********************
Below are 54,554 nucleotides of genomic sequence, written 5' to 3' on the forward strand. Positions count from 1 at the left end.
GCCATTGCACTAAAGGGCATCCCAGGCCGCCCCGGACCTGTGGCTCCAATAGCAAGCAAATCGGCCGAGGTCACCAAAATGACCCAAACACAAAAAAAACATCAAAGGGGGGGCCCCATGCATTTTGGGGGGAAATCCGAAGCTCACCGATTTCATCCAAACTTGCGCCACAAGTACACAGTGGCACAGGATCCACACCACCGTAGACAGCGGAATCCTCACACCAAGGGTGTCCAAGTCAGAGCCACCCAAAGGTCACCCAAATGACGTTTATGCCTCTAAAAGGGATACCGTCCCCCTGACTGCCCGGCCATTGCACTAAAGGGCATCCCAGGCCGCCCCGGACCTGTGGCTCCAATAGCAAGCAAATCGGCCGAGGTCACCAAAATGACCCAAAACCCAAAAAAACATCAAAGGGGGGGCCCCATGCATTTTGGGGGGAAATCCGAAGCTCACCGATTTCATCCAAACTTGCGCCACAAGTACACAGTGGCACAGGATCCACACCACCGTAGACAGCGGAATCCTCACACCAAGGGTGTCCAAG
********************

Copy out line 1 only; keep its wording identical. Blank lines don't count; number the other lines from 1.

Below are 54,554 nucleotides of genomic sequence, written 5' to 3' on the forward strand. Positions count from 1 at the left end.